"Yes - this is our son. He was a Corporal in the Army. He was killed in Afghanistan last year - stepped on one of those improvised bomb things. He was terribly injured and died two weeks later. He and my husband had a silly row at the end of his last leave, he went back to Afghanistan and they never had a chance to make up. Talking to you helped him to come to ter,s with our loss. It gave him a lot of peace, I think in his heart he was finally able to say goodbye to Jonathan. I just wanted to say I'm very grateful to you - very grateful." She looked at me, tears welling in her eyes and picked up the photo. I didn't know what to say for the best.

"Do tell your husband I always enjoy our chats... I look forward to seeing him again soon."

She shook her head, almost imperceptibly and as she turned to go, she whispered:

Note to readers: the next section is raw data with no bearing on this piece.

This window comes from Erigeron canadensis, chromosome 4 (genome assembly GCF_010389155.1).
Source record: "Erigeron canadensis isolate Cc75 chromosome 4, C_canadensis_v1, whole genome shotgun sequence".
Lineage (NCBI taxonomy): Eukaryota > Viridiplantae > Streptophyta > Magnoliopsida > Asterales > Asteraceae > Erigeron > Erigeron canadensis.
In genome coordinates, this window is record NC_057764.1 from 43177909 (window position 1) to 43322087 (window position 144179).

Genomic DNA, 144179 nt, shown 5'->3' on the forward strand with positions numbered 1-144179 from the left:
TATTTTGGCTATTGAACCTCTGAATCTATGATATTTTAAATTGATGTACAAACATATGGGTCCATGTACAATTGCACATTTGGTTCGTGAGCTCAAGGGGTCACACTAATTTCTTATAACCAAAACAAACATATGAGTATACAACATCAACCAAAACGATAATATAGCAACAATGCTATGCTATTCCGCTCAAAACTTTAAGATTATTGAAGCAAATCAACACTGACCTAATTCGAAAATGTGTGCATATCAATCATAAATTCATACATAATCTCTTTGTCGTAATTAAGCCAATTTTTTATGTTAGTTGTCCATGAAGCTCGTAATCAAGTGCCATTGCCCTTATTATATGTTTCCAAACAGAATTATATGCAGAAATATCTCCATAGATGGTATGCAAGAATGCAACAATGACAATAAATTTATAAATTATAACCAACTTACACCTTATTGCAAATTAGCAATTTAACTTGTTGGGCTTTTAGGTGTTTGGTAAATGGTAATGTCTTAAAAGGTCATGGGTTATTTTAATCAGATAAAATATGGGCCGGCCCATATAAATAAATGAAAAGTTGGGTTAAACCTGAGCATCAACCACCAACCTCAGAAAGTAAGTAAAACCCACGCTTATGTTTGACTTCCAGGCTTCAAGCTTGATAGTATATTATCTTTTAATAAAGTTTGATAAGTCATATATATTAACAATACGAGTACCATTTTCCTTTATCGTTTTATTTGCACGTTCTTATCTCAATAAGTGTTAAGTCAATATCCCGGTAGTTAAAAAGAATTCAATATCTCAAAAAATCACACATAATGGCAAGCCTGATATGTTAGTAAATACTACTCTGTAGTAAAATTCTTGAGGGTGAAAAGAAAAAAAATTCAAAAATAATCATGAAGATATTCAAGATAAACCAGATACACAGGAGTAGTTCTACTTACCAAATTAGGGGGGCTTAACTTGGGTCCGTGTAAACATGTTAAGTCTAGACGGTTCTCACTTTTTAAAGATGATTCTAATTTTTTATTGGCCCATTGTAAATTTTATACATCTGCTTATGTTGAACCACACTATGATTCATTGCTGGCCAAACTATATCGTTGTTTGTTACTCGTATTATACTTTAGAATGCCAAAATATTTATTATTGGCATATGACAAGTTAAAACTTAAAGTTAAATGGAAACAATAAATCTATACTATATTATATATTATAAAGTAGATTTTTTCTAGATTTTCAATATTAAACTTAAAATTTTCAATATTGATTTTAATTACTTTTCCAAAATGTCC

"Goodbye dear." I watched her go and just said:
"Goodbye..." but couldn't say more.
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Emma Goldfarb, a high-flying commercial artist, has almost given up finding a partner who matches her intellect and ambition when she meets Glenn, and discovers a new kind of peace; by Gary Ives.

Em glanced through the window over the sink to see Glenn down on one knee rubbing Tuck's huge head while talking soft and low to Nip. The oxen were still yoked. She knew he wouldn't come in to eat until they'd been unyoked and rubbed down, and he had washed up at the outside spigot. She had a thick piece of fresh salmon to poach with a little garlic and ginger. Glenn had grown fond of these two critters and she reckoned he was anticipating separation anxiety as they were due to return to the owner soon. He was funny that way with oxen and mules he trained. He'd spent three months with this pair and, as always, grown attached to the animals. Noticing him washing up, she put the salmon filets into the pan but did not light the fire. "Let's have a beer on the porch and catch the sundown before we eat,' she said.